The bent-over cable rear delt fly is the first variation to have a unique set-up. This movement has you bending over and is usually performed with one hand.
To perform this variation, you will set the pulley at its lowest position. You will then stand looking across so that the cable will run in front of you. Next, bend over and grab the handle with the arm that’s away from the cable. Try to bend over as far as you can. In this position, you should be bent over with your far arm crossing your body. You can use any handle or grip you want for this.
Next, all you’re going to do is perform a reverse fly and pull your arm up in the same motion as the traditional cable fly.
Here are some other ways you can do cable rear delt flys with different body positions...
Incline Bench Cable Rear Delt Fly (Prone)
Incline Bench Cable Rear Delt Fly (Supine)
Supine Flat Bench Cable Rear Delt Fly
Want a break from rear delt flies? Here are some fantastic variations that will train the muscles with the same movement, albeit slightly different.
Band pull aparts are not one of the best exercises to improve shoulder mobility and strengthen the posterior muscles. Plus, it’s extremely easy to perform. To do band pull aparts, you’ll first need a high-quality resistance band. Next, simply hold the band out in front of you with both hands so the band is at eye level. There should be a minimal amount of tension in the band from the begging. Next, you perform the same exact motion using horizontal shoulder abduction to bring your arms back and pull the band apart. Last, let the band come back to the starting position but don’t lose tension! Come back slow and controlled without with outgoing so far as to lose tension.
The one thing to remember is to keep your hands high for the entire movement.
Dumbbell rear flyes are almost exactly like the cable flyes. The difference comes in the set-up as you’ll use dumbbells. When using dumbbells, you will need to bend over so that your torso is nearly parallel with the ground, similar to the bent over cable rear delt fly. You then use a dumbbell to perform the rear delt fly. You can use any grip as well as perform the movement bilaterally or unilaterally.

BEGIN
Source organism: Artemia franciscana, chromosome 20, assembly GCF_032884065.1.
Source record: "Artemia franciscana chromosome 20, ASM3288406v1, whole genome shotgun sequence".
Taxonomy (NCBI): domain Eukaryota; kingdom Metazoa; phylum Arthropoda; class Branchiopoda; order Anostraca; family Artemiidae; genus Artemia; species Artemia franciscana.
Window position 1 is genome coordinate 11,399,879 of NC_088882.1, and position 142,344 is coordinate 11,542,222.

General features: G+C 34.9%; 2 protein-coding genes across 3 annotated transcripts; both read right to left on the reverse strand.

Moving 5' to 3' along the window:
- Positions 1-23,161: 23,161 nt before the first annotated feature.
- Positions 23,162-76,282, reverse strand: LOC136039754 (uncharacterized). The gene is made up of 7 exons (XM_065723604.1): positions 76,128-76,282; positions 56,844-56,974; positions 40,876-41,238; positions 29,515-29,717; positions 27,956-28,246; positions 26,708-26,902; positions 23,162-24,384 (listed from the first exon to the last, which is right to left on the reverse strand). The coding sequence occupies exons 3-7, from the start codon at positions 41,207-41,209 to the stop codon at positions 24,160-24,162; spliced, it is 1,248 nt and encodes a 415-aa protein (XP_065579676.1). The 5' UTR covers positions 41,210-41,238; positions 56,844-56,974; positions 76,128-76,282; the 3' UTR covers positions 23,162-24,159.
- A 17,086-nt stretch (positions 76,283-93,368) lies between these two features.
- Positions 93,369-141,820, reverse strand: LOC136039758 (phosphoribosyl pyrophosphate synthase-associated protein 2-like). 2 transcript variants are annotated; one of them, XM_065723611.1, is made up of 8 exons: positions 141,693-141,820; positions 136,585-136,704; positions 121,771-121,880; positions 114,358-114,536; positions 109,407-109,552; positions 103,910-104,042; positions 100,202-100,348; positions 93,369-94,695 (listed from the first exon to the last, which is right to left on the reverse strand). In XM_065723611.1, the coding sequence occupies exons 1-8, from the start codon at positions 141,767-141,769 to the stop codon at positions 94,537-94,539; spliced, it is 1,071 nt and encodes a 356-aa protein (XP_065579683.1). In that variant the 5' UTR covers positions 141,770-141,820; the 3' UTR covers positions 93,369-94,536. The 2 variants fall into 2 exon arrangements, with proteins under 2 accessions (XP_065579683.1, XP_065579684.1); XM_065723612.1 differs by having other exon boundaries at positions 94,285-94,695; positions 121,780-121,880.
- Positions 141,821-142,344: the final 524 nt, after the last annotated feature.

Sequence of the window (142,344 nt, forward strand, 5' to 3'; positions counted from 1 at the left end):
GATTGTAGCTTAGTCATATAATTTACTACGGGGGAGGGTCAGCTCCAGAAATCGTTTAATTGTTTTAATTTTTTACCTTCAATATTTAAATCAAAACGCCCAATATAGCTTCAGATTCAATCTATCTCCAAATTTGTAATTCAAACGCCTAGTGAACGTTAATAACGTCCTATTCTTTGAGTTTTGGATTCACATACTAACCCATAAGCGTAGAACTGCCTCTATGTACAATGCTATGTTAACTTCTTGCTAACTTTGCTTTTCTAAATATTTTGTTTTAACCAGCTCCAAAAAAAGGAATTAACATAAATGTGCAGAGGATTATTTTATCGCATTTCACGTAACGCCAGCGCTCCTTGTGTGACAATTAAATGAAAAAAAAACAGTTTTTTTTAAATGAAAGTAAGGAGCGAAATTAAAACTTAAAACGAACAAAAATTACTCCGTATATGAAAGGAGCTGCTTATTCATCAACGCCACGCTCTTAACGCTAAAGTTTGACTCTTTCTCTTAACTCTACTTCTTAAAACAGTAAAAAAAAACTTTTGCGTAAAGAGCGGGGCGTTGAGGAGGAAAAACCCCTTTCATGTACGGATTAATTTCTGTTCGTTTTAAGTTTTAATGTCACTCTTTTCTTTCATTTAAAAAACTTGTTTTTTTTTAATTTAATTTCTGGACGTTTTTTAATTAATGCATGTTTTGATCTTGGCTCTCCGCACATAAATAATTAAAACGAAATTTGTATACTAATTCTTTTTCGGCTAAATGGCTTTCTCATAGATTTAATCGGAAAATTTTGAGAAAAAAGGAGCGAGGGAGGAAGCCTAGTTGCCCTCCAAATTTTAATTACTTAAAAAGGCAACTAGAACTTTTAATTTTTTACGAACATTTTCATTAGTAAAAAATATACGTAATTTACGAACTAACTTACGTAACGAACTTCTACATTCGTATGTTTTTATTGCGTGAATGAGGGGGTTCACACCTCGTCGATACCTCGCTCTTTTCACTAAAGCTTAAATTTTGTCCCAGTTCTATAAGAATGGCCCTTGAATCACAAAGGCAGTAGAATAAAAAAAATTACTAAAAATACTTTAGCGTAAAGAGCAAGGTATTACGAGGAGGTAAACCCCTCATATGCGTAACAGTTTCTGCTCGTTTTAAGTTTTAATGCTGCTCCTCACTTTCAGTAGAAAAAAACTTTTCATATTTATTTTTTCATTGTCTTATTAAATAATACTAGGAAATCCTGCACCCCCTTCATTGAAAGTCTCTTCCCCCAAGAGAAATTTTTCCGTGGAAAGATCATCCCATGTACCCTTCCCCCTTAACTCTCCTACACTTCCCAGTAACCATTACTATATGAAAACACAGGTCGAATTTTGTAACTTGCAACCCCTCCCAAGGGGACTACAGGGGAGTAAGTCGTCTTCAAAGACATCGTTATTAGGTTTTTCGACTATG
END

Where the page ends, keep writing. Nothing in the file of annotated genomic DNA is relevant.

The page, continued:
Another option is to set up a bench on a slight incline. This is very effective as the bench supports your body and allows you to push into it for more force.
Related: 12 Rear Delt Dumbbell Exercises
Face pulls are a great exercise for your rear delts and you will use the cable machine for this one. It's also great for improving scapula stability and strength through activation of the traps, teres major, teres minor, and rhomboids.
Then, of course, you have the reverse pec deck machine that you can use for rear delt flys.
Training the back is a favorite for a good portion of lifters. It lets you use heavyweight, and a big thick back screams power. All the heavy stuff is good, but for optimal back training, you need that variety. You need to chill out with the heavy loads and really concentrate on the burn.
The cable rear delt fly is the perfect exercise as it uses a light load and requires a tremendous mind-muscle connection. Further, it works the posterior muscles in a genuinely functional manner while allowing you to train multiple muscles with a single-joint exercise.
Cable rear delt flyes are a must for serious lifters.